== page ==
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Morgan Silver Dollars are great silver dollars to collect

Updated on July 18, 2011

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Front of the Morgan Silver Dollar
Front of the Morgan Silver Dollar
Reverse of the Morgan Silver Dollar
Reverse of the Morgan Silver Dollar

The Morgan Silver Dollar.

Minted from 1878 until 1904, and again in 1921, the Morgan Silver Dollar was the result of the Comstock lode. The story of the Comstock lode itself bears repeating. In the late 1850s, there were still lots of people searching the hills of California for gold. A man by the name of Henry Comstock, happened across two other men, the Grosh brothers, as they were in the process of panning for gold. Seeing that there were nuggets in the Grosh brothers pan, Henry declared that they were on his property. In fact they weren't, but cowed by his presence, all became partners in what they hoped would be a giant gold deposit. They kept at it for a while, working hard panning for gold in the ubiquitous blue gray mud that engulfed the area. After a while, they determined to sell their stake to other people. Each received some few thousands of dollars, and disappeared into obscurity. The people who bought the stake, were the real winners! It turned out that that blue gray mud was actually silver ore. The discovery of this silver mine, and others in the area, produced a veritable river of silver that eventually expressed itself as silver dollars, as well as coins of lesser denominations.

Evidently, the figurative headwaters of the Morgan Silver Dollar, in the form of the Comstock lode, and other silver deposits, came almost 20 years before the first Morgan Silver Dollar was struck. The first effects of this flood of silver was in the minting of almost 2.5 million Seated Liberty dollars between 1871 and 1873. The coins minted in these years were effectively muscled in by silver lobbyists. The United States government ended the production of silver dollars for stateside circulation in 1873, but they allowed vast quantities of trade dollars to be minted for export overseas to China. Things went along okay with this plan until 1876 when the price of silver fell well below that of the dollar. At this time, the trade dollars started to flood into the United States and to undervalue its currency. Once again, the government stepped in and ceased production of the trade dollar for general circulation in 1878. That very same year, it determined that a new silver dollar, would be minted such that its value would be at a 16 to 1 ratio to gold. The same bill, introduced by “silver” Dick Bland, a Democrat from Missouri, and cosponsored by a Republican senator, William Allison from Iowa, required that the treasury purchase between $2 and $4 million worth of silver to be minted into silver dollars every month. Though President Rutherford B. Hayes vetoed this bill, it was overridden on February 28, 1878. And so the floodgates were opened, and the silver interests had a place for all their silver to go.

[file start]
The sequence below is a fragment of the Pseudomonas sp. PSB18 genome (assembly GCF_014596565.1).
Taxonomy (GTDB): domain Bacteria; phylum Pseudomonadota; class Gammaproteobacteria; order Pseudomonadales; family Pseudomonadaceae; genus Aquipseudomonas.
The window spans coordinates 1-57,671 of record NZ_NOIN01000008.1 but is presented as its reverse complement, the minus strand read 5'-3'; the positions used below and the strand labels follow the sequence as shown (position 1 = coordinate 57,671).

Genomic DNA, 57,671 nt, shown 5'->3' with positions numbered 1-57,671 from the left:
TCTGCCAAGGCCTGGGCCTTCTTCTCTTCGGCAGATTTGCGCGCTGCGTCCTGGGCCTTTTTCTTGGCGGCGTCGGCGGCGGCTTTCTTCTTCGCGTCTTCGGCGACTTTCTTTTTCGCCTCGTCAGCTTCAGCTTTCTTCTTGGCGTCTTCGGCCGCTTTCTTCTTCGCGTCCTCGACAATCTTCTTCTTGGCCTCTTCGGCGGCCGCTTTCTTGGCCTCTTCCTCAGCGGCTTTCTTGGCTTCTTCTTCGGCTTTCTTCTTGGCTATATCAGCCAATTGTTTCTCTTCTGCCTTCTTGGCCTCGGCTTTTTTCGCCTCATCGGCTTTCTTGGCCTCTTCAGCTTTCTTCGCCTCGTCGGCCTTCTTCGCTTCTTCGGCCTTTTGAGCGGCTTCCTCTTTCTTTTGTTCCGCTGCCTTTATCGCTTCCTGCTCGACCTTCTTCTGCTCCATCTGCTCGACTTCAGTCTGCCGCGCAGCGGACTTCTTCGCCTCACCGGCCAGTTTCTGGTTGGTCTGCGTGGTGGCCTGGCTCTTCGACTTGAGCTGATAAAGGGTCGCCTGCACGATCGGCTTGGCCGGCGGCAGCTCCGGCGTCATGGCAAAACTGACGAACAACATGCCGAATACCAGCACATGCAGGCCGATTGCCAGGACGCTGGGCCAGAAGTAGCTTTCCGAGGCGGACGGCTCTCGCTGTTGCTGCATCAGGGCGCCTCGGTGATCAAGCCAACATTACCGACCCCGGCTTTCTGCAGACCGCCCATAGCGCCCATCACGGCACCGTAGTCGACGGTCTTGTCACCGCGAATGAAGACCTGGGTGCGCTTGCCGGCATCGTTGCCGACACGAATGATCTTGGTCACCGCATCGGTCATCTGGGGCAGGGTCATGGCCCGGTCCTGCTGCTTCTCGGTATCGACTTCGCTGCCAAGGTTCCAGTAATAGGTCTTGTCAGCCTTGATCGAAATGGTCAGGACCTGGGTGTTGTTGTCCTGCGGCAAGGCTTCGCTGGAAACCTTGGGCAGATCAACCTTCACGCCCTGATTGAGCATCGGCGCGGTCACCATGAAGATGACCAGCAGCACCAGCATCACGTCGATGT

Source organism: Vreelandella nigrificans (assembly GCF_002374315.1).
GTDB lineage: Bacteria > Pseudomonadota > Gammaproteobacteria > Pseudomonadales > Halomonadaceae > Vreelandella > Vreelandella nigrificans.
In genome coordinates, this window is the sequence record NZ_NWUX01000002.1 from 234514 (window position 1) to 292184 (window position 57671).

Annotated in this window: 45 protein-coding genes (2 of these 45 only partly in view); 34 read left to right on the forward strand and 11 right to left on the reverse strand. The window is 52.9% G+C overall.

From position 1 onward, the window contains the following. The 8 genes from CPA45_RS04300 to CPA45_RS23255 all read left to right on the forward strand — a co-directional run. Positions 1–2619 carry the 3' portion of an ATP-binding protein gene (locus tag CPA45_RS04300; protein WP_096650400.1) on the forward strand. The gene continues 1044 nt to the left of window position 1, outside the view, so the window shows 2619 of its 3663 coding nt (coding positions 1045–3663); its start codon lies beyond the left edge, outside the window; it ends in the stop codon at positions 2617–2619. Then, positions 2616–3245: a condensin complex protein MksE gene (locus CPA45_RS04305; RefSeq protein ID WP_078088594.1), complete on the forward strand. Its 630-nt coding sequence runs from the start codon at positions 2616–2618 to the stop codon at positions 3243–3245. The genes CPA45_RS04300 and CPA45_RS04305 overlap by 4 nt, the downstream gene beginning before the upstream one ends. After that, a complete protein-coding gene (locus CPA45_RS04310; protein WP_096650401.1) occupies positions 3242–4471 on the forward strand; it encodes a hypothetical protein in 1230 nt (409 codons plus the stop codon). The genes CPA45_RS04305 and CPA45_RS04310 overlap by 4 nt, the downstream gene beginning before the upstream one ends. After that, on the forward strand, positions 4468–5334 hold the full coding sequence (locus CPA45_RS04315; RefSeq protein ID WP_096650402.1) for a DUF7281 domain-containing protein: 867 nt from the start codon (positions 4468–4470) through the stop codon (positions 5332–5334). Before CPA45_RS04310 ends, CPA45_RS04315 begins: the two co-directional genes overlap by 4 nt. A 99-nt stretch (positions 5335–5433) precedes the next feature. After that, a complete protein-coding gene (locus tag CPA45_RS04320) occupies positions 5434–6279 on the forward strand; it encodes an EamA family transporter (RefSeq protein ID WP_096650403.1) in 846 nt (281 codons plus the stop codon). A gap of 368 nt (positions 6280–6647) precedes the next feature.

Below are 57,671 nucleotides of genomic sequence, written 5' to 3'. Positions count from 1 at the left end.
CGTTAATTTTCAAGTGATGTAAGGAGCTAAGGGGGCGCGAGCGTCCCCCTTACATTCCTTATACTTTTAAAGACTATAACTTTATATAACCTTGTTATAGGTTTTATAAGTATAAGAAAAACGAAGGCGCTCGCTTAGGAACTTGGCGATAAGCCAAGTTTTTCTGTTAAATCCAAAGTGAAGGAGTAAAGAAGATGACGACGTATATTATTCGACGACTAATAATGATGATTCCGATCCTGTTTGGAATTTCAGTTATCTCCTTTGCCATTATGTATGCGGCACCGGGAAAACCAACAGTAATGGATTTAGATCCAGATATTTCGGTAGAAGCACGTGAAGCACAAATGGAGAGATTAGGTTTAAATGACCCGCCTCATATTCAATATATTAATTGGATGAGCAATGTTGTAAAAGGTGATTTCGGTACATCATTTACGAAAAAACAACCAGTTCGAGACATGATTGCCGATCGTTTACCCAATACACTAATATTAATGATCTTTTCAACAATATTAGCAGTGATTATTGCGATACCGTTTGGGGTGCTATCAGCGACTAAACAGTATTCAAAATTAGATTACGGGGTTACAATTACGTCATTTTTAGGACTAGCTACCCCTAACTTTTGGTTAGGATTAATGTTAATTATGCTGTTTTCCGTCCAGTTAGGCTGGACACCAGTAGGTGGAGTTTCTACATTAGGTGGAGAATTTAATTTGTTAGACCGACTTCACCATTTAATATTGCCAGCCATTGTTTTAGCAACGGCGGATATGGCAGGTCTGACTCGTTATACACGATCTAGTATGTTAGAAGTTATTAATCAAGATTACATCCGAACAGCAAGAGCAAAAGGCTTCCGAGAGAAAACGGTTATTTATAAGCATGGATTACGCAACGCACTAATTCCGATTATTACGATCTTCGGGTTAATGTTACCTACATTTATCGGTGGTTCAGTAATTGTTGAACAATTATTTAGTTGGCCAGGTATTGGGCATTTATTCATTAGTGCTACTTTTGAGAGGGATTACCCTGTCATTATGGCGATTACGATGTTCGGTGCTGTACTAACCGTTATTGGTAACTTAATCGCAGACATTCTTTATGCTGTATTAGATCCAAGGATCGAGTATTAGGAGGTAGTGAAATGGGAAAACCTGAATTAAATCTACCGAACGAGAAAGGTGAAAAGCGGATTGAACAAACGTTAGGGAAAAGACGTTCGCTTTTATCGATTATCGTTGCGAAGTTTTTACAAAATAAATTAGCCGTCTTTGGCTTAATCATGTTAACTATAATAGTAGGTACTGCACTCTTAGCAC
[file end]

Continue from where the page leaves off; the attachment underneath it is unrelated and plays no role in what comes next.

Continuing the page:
Features of the Morgan Silver Dollar.

Millions upon millions of these coins were minted every year. In the first year production alone, approximately 25 million coins were made. It truly was a vast quantity of silver that had been hidden in those hills all those years. And who was responsible for the design of the silver dollar whose production numbers were higher than any other silver dollar ever? An Englishman. That's right, the director of the U.S. mint, Henry R Linderman, approached British mint officials to see if they had any promising young engravers. They highly recommended the then 30-year-old George T. Morgan. And so, Linderman accepted Morgan on a six month trial basis at the United States mint. Morgan was Linderman's favorite, and Linderman passed over the design of William Barber, the chief engraver, in favor of Morgan's design. For the portrait of Liberty, Morgan chose one Anna W. Williams to pose for him. Before the time of television or movies, her image was more recognizable to more people than almost any other person.

Despite the fact that more than 500 million of these coins were produced before they stopped production in 1904, they never really caught on. In 1918, more than 270 million Morgan dollars were melted down to help provide for the war effort. Some of these were returned by the public, but many of them came from vast treasury stockpiles that had never been released. During the time that they were in common circulation, they were nicknamed as the buzzards (because of the sickly looking eagle on the back of the coin) and also referred to as cartwheels, because of their large size and weight.

The front of the Morgan Silver Dollar
The front of the Morgan Silver Dollar
The Mint Mark on the Morgan Silver Dollar is on the back under the wreath.
The Mint Mark on the Morgan Silver Dollar is on the back under the wreath.
The reverse of the Morgan Silver Dollar
The reverse of the Morgan Silver Dollar

Ascetics of the Morgan Dollar: Judge for yourself.